One Liner Review:

A cute premise turns into a very familiar and predictable movie pretty early in, and never finds its way back.


Brief Review:

There was definitely potential here. A movie about an author whose real life imitates the story she is writing for her new novel, as she finds herself being kidnapped and brought into the jungle, could have worked. Unfortunately this is not that movie. It’s in no way about the story she is writing, and instead is very simply about her survival in the jungle alongside the man who comes to rescue her, and is equally out of his element. This is a basic romantic comedy, when it could have and should have been something much better.


The premise for this one was there. Kind of. The idea here is about a novelist who gets kidnapped, and her model ends up being the guy who comes out to save her. It’s kind of thin on the surface, but the angle that does work is the reason why she’s kidnapped. Loretta Sage (Sandra Bullock,) actually puts in the time to do real research and translations of ancient languages when writing her books. And a wealthy treasure seeker realizes that the material in her books are actually based on real legends. And so he believes she can help him locate an actual buried treasure.

It’s enough of a story to get us into the jungle on an adventure. We’ve definitely seen this sort of thing before, in movies like Romancing the Stone, about a mismatched pair (Kathleen Turner and Michael Douglas,) in the jungle trying to survive. The only real difference here is that this time the protagonist is a novelist and her savior is her model. And that’s a very strange and creative situation and dynamic.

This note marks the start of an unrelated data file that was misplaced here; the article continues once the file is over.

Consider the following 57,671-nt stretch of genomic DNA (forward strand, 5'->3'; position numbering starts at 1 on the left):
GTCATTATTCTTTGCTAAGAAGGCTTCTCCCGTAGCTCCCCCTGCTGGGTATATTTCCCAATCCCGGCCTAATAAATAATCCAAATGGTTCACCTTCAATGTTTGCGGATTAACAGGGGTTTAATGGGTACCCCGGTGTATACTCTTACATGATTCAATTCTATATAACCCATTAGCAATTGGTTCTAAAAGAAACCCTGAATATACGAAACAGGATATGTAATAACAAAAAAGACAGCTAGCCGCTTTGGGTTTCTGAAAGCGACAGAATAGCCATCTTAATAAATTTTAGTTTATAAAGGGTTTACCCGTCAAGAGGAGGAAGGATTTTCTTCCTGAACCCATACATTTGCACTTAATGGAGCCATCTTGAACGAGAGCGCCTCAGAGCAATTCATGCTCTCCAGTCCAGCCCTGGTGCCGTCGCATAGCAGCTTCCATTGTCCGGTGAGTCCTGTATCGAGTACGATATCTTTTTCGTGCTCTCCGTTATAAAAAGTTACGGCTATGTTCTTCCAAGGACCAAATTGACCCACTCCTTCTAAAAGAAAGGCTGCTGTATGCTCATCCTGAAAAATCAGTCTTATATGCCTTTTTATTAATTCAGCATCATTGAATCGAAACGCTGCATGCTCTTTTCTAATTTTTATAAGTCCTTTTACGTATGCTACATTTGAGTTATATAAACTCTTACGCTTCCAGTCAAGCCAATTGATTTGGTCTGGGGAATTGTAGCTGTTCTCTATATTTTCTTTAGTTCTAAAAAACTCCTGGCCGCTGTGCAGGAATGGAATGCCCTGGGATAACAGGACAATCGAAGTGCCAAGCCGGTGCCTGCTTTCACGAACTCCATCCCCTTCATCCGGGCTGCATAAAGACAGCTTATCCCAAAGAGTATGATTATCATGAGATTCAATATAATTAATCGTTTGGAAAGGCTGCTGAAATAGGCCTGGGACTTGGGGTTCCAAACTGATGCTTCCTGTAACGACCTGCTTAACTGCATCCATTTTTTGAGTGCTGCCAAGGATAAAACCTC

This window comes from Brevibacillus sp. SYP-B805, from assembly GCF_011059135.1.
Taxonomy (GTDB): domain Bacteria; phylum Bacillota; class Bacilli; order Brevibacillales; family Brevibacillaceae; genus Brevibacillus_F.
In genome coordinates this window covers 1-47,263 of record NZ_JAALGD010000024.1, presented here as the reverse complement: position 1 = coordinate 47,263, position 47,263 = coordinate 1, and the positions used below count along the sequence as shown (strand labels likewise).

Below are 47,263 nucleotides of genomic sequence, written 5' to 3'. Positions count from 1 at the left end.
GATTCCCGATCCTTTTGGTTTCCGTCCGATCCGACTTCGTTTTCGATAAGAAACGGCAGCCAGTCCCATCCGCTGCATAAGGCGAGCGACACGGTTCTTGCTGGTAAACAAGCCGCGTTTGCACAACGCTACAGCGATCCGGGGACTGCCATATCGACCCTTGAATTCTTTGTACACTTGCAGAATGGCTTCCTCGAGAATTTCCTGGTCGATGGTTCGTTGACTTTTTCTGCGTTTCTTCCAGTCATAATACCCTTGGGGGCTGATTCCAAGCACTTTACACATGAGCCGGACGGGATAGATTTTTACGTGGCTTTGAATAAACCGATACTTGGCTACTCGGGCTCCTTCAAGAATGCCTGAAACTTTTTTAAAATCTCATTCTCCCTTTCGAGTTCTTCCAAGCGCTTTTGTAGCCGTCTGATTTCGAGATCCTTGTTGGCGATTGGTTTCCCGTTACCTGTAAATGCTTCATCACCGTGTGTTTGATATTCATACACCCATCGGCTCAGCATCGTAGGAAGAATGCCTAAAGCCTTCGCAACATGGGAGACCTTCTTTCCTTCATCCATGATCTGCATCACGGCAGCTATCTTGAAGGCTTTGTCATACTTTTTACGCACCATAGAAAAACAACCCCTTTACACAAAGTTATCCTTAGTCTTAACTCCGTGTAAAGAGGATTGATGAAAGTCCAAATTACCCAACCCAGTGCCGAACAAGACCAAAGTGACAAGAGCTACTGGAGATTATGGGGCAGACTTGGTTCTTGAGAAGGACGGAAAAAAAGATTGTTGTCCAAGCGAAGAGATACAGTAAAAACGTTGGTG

Sage writes romance novels. She imagines herself as the star of them (as a character named Doctor Angela Lovemore, who looks exactly like her.) And the male, hunky figure with the long blonde flowing hair is Dash, played by actor Alan, who is basically like Fabio (Channing Tatum) These are cheesy books that women are obsessed with, and that nobody takes seriously. They are guilty pleasure books. Which is why it’s so unexpected that they are based on actual research and history.


Before we get to the kidnapping, we are with Loretta as she is writing. We watch a scene play out of Lovemore and Dash in a cave, surrounded by snakes, Indiana Jones style. And Loretta told her eyes at the ridiculousness of the not eating the bad guy and only going after the good guys. Suddenly the snakes vanish. We are back in the real world where Loretta is sitting at her computer, hitting delete. If the movie could have been more of this, it would have been cool. If it could have been about finding the right story, or figuring out how to make the story of her novel work, (something like Adaption,) it have been something special. But unfortunately this opening scene is also the last we see of Loretta writing.


It’s also the last we see of her fictional characters. Whatever story they were involved in, where they ended up in a cave surrounded by armed terrorists and snakes, is long gone. And that’s a shame, because another way this movie could have worked would have been to tell us two stories at once (the story of Loretta on her adventure in the jungle, and the story of her characters in the novel,) and to have both stories mirror and parallel each other in some creative ways, as they both continue to unfold at the same time. But this movie doesn’t go for that angle either.